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An increasing percentage of U.S. troops have done combat tours in Iraq and Afghanistan in the past two years, spreading the burden on forces strained by multiple deployments, USA Today reported Monday.

Citing Pentagon records, the paper reported that through June, 57 percent of active-duty soldiers, Marines, airmen, sailors and Coast Guardsmen had served in or near Iraq and Afghanistan, up from 50 percent in 2006.

The Army, which shoulders most of the combat duty, has shifted many soldiers to specialties needed for the fight, including infantry, military police and intelligence, USA Today wrote.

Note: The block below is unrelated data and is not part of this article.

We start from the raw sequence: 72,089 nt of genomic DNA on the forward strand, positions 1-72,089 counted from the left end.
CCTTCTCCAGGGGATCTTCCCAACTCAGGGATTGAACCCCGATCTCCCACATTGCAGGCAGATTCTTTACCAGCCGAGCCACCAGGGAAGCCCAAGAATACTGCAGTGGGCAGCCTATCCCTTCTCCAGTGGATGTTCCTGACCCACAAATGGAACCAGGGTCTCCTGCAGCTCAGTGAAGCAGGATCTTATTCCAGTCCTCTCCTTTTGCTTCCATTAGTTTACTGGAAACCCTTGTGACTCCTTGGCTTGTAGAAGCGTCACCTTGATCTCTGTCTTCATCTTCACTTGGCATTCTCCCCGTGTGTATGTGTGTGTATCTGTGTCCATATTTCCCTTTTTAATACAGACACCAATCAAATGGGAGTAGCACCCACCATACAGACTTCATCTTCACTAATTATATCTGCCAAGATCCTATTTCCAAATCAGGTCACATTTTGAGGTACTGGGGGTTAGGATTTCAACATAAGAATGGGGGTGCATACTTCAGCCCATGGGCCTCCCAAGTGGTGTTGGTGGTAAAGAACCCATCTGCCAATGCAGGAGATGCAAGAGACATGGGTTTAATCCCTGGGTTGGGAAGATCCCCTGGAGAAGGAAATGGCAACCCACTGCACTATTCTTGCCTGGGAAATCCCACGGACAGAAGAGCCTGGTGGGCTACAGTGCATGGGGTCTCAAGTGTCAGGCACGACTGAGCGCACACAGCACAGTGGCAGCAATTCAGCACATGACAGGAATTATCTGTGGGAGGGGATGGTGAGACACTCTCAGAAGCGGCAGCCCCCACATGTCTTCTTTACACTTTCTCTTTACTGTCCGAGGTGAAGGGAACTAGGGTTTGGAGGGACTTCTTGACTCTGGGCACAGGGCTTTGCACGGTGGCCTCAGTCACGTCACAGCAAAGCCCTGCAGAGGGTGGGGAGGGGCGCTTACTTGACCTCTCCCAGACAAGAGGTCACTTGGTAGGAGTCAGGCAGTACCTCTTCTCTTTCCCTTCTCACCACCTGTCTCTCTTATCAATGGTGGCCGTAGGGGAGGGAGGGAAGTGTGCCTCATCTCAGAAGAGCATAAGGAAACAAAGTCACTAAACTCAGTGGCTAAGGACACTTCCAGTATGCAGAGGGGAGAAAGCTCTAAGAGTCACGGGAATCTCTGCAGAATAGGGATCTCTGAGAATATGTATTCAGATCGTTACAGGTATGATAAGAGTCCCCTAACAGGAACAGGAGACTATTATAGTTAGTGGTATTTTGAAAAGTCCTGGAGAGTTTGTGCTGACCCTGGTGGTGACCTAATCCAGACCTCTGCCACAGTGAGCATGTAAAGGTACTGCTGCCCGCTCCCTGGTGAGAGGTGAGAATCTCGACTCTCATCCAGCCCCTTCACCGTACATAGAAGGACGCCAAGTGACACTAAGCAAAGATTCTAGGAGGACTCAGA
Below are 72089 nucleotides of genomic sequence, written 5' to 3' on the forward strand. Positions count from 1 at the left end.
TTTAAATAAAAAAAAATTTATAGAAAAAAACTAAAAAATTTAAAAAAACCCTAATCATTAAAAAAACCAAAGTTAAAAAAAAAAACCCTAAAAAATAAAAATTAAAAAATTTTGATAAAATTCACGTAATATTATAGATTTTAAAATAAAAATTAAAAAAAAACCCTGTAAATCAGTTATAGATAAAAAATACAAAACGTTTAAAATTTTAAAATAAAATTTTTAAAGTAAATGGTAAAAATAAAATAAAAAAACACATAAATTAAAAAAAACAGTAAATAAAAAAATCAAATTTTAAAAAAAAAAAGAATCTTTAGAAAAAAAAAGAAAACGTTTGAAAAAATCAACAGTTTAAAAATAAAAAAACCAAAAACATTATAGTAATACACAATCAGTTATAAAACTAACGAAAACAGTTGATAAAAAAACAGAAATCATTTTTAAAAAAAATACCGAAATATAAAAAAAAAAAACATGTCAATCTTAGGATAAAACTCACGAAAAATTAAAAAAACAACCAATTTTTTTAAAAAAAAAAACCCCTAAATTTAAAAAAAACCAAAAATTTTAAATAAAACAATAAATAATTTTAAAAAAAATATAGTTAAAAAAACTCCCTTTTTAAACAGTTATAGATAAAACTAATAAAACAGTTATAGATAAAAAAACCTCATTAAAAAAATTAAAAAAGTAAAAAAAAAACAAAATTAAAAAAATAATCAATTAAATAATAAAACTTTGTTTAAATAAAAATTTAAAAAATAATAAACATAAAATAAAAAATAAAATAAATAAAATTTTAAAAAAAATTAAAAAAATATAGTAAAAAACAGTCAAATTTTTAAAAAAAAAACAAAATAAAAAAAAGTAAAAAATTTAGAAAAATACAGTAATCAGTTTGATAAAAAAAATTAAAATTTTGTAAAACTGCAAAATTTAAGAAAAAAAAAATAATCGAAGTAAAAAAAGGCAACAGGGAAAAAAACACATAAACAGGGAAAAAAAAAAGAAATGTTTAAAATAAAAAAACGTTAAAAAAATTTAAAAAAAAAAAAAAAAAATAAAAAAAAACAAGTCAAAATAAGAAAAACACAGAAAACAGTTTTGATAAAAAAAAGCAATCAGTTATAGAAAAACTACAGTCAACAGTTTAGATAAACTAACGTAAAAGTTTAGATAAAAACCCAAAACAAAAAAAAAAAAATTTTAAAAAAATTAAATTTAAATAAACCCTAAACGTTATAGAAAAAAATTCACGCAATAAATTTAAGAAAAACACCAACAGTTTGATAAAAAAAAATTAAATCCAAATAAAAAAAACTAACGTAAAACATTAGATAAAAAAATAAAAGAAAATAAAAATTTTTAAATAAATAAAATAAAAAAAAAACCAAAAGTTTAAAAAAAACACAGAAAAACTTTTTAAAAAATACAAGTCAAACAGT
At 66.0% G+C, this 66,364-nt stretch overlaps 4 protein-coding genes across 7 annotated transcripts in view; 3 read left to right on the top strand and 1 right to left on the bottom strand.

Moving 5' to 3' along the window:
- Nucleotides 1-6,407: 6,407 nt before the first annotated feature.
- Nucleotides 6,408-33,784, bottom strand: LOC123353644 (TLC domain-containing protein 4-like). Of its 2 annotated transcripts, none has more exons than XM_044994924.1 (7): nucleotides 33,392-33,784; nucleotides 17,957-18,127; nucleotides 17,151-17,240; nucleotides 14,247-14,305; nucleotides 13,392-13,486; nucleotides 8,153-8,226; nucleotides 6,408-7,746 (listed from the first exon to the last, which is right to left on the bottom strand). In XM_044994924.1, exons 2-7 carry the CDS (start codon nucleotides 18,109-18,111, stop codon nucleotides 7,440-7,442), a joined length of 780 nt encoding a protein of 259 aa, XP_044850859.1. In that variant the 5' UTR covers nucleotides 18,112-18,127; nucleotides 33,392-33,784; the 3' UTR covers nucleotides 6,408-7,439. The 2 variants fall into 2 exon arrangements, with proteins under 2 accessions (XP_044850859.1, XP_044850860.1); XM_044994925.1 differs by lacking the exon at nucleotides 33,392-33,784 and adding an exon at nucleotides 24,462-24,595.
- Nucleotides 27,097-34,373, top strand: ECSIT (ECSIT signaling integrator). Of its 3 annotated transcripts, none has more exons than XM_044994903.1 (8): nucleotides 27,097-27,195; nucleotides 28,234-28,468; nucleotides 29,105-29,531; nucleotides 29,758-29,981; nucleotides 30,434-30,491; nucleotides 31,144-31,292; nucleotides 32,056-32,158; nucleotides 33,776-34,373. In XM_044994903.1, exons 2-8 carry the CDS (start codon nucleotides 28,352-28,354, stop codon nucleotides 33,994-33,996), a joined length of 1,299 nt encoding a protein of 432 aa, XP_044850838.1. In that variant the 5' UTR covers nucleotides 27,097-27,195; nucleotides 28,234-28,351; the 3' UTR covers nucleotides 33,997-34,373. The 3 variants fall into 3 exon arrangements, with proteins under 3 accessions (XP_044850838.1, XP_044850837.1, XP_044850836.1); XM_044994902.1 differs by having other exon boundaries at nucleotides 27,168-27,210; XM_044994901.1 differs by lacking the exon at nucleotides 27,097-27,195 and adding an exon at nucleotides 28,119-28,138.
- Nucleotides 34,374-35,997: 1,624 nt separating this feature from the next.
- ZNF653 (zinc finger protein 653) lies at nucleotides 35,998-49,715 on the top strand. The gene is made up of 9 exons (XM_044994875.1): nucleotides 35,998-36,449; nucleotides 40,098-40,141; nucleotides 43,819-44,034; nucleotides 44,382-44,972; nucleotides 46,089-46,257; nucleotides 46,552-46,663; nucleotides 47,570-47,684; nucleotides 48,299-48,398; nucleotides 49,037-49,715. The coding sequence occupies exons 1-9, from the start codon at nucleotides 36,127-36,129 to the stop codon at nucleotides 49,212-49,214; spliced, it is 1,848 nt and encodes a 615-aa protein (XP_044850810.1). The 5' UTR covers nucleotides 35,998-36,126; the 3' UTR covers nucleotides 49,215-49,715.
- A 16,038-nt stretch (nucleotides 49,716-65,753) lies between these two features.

In 2006, 58 percent of active-duty soldiers had served combat tours. That compares with 68 percent this year. About 10 percent more are in training and soon will be eligible for a combat deployment, Army spokeswoman Lt. Col. Anne Edgecomb told the paper.

Soldiers who have not served in Iraq or Afghanistan might have medical problems, or they have specialties useful in other parts of the world, she said.

The percentage of soldiers who have served multiple deployments has jumped as well. Today, 31 percent of soldiers have been to war zones more than once, up from 20 percent in 2006, the paper noted.

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